1 of 6 | Sabrina Dhowre Elba and Idris Elba attend the 95th annual Academy Awards in Los Angeles on March 12, 2023. The couple is co-producing a documentary, "Paid in Full" about racism in the music industry. File Photo by Jim Ruymen/UPI | License Photo
May 22 (UPI) -- Idris Elba and his wife, Sabrina Dhowre Elba are co-producing a documentary on racism in the music industry with the CBC and the BBC.
As first reported by Variety, Paid in Full: The Battle for Payback will cover the plight of Black artists who have been exploited and denied royalties and payment for their work. The three-part docuseries is being produced by Idris Elba's Green Door Pictures and Sabrina Elba's Pink Towel.
"Far from being a straight music documentary, this series will explore the music industry within a racial context and reflect the history of exploitation within the industry," says Tanya Shaw, managing director of Zinc Television, another producer on the project. "It will also major in on conversations of structural racism and those who have worked so hard to expose them."
The documentary will discuss the ways that Black music, from jazz to hip-hop has been exploited for profit but that its creators don't always see their fair share of royalties and publishing dollars. Music history is rife with stories of innovative Black artists like Jimi Hendrix, George Clinton and Little Richard being paid little to nothing for work that made others millions.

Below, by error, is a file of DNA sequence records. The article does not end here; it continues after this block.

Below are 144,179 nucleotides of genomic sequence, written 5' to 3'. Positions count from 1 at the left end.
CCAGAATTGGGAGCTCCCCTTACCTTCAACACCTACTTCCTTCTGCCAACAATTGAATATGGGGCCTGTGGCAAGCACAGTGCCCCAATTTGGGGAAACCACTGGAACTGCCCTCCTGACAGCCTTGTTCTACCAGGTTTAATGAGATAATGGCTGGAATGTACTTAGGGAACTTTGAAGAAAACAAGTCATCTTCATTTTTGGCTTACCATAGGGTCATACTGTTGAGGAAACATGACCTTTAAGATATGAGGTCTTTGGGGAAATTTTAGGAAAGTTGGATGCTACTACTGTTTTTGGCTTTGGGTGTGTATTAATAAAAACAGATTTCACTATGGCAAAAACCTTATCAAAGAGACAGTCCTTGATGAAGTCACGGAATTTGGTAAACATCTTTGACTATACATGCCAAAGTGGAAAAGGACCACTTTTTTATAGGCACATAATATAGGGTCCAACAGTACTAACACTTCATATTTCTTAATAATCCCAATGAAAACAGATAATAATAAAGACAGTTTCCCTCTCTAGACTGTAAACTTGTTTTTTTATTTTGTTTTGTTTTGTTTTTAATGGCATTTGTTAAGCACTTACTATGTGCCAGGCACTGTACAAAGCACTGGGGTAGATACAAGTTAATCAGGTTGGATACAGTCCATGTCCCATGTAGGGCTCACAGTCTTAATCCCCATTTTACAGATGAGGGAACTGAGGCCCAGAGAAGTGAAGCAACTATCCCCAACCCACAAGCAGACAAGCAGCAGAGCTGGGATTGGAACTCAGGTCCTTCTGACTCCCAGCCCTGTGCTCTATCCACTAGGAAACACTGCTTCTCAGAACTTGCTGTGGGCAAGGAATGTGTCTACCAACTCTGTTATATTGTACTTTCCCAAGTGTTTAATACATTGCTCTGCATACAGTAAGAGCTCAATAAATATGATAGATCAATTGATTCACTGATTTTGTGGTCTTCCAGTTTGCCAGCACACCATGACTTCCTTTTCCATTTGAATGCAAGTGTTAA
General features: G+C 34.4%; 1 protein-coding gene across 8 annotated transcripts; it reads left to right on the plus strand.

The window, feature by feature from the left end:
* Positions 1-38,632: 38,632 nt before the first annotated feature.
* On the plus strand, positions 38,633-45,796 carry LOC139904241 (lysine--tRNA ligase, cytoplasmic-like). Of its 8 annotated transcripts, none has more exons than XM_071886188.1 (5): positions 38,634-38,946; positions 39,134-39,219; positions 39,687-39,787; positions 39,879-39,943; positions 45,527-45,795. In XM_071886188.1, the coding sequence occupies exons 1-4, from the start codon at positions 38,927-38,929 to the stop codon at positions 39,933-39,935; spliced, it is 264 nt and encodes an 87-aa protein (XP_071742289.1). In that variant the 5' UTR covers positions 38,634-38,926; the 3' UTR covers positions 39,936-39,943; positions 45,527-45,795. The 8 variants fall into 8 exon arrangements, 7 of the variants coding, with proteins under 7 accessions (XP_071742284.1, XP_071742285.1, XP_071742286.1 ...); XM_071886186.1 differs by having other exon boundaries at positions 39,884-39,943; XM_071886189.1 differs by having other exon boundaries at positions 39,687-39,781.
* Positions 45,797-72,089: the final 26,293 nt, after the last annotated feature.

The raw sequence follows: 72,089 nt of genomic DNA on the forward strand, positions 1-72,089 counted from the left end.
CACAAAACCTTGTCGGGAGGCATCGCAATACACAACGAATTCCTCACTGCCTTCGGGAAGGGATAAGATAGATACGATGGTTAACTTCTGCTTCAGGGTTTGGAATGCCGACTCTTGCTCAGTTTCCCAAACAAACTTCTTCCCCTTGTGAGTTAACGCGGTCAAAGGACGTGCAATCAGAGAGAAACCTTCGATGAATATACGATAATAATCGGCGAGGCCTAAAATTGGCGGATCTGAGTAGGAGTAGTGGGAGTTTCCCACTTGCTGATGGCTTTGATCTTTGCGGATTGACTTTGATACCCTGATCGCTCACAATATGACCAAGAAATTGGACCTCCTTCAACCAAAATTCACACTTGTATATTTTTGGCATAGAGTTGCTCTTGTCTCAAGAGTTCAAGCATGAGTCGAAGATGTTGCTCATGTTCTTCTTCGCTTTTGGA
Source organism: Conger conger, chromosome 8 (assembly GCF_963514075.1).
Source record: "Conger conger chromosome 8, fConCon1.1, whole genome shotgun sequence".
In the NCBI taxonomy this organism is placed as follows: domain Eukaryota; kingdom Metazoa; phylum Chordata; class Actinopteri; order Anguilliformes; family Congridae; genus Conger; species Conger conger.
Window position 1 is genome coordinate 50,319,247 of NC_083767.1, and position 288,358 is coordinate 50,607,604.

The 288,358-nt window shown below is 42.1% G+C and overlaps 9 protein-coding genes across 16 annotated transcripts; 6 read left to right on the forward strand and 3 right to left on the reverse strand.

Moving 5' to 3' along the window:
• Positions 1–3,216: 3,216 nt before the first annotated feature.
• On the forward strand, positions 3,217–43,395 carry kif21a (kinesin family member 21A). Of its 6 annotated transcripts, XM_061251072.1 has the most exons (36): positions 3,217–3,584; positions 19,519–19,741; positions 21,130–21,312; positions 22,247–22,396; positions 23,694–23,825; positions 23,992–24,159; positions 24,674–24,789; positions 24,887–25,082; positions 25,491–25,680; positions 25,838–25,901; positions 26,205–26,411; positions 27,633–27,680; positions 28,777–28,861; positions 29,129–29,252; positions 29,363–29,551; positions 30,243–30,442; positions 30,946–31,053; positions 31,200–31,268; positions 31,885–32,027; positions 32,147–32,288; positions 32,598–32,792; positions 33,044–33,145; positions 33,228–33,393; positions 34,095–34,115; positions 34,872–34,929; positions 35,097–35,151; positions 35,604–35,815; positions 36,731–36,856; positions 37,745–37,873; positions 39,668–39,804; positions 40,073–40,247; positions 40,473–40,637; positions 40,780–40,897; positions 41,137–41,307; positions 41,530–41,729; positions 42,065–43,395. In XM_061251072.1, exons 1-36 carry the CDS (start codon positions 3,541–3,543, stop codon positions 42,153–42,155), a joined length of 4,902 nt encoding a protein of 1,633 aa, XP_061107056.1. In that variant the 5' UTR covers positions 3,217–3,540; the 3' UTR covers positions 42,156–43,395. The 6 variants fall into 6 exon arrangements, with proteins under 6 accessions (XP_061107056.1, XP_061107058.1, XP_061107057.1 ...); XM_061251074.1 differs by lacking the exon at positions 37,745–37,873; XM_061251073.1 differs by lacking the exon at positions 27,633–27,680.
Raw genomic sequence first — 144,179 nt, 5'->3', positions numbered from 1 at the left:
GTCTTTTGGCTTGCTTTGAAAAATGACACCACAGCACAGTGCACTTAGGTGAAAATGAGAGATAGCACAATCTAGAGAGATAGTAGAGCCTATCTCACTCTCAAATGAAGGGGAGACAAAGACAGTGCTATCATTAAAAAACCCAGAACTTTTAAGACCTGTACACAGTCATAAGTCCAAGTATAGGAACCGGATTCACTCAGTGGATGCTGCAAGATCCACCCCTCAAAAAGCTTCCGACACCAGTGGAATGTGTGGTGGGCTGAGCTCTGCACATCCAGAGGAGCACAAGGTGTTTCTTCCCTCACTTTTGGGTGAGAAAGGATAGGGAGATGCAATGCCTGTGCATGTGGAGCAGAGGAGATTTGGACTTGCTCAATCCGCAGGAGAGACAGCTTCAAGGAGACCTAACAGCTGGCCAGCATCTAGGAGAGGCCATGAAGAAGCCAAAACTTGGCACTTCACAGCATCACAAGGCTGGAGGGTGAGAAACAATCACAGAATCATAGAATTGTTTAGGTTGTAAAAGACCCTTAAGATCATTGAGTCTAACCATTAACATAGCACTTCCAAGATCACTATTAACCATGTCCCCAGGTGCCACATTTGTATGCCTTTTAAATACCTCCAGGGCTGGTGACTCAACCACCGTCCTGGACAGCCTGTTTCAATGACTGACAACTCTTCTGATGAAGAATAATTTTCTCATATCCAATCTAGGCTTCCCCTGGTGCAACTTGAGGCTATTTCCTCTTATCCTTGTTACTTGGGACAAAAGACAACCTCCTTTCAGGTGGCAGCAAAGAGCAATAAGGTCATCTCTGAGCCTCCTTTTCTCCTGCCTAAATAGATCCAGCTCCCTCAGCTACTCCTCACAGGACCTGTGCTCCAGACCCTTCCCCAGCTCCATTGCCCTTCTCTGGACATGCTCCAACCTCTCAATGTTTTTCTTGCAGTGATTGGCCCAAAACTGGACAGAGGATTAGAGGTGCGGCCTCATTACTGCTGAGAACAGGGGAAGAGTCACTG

Idris, who among his many hats as producer, actor, and endorser, is also a deejay likely has a personal stake in the documentary due to his musical interests. He appeared on the Jay-Z album American Gangster in 2007 and has more than 100 music credits.
David Upshal is the showrunner and author and American author and filmmaker MK Asante (Buck, It's Bigger than Hip Hop ) will contribute along with Lawrence Lartey the director of innovation, industry and enterprise at Ravensbourne University in London.
"This is a story that touches all of us," Idris says. "It's about the people who created the soundtracks of our lives in popular music and the pain of their exploitation. It's also about bringing the music industry to account for the injustice inflicted on generations of musical talents who have been deprived of their rightful rewards both financially and in terms of status and respect. At the heart of it is the need to make amends -- granting acknowledgement and paying back what is due."